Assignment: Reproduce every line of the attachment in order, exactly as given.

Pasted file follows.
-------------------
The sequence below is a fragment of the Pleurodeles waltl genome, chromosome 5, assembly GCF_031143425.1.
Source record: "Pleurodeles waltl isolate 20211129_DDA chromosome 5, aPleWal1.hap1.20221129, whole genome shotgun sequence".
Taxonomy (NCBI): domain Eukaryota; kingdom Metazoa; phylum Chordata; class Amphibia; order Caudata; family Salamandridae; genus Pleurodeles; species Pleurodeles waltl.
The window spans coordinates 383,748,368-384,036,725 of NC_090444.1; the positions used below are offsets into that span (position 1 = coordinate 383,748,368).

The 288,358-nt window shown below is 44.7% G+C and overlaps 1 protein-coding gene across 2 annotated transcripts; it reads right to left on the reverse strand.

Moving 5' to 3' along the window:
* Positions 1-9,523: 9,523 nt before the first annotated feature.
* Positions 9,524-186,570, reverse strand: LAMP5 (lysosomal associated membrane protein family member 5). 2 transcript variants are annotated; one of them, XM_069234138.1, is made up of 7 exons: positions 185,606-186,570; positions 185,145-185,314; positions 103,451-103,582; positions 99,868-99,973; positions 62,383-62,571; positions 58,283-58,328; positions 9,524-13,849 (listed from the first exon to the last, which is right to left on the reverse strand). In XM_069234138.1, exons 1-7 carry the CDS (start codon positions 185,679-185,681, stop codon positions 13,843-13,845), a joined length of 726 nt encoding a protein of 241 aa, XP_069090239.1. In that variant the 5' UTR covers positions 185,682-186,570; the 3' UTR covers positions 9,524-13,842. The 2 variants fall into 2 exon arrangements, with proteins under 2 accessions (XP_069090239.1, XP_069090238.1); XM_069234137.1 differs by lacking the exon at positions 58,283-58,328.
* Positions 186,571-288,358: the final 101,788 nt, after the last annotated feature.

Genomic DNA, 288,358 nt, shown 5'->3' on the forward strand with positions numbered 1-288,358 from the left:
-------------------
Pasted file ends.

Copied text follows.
The sequence below is a fragment of the Pleurodeles waltl genome, chromosome 5, assembly GCF_031143425.1.
Source record: "Pleurodeles waltl isolate 20211129_DDA chromosome 5, aPleWal1.hap1.20221129, whole genome shotgun sequence".
Taxonomy (NCBI): domain Eukaryota; kingdom Metazoa; phylum Chordata; class Amphibia; order Caudata; family Salamandridae; genus Pleurodeles; species Pleurodeles waltl.
The window spans coordinates 383,748,368-384,036,725 of NC_090444.1; the positions used below are offsets into that span (position 1 = coordinate 383,748,368).

The 288,358-nt window shown below is 44.7% G+C and overlaps 1 protein-coding gene across 2 annotated transcripts; it reads right to left on the reverse strand.

Moving 5' to 3' along the window:
* Positions 1-9,523: 9,523 nt before the first annotated feature.
* Positions 9,524-186,570, reverse strand: LAMP5 (lysosomal associated membrane protein family member 5). 2 transcript variants are annotated; one of them, XM_069234138.1, is made up of 7 exons: positions 185,606-186,570; positions 185,145-185,314; positions 103,451-103,582; positions 99,868-99,973; positions 62,383-62,571; positions 58,283-58,328; positions 9,524-13,849 (listed from the first exon to the last, which is right to left on the reverse strand). In XM_069234138.1, exons 1-7 carry the CDS (start codon positions 185,679-185,681, stop codon positions 13,843-13,845), a joined length of 726 nt encoding a protein of 241 aa, XP_069090239.1. In that variant the 5' UTR covers positions 185,682-186,570; the 3' UTR covers positions 9,524-13,842. The 2 variants fall into 2 exon arrangements, with proteins under 2 accessions (XP_069090239.1, XP_069090238.1); XM_069234137.1 differs by lacking the exon at positions 58,283-58,328.
* Positions 186,571-288,358: the final 101,788 nt, after the last annotated feature.

Genomic DNA, 288,358 nt, shown 5'->3' on the forward strand with positions numbered 1-288,358 from the left: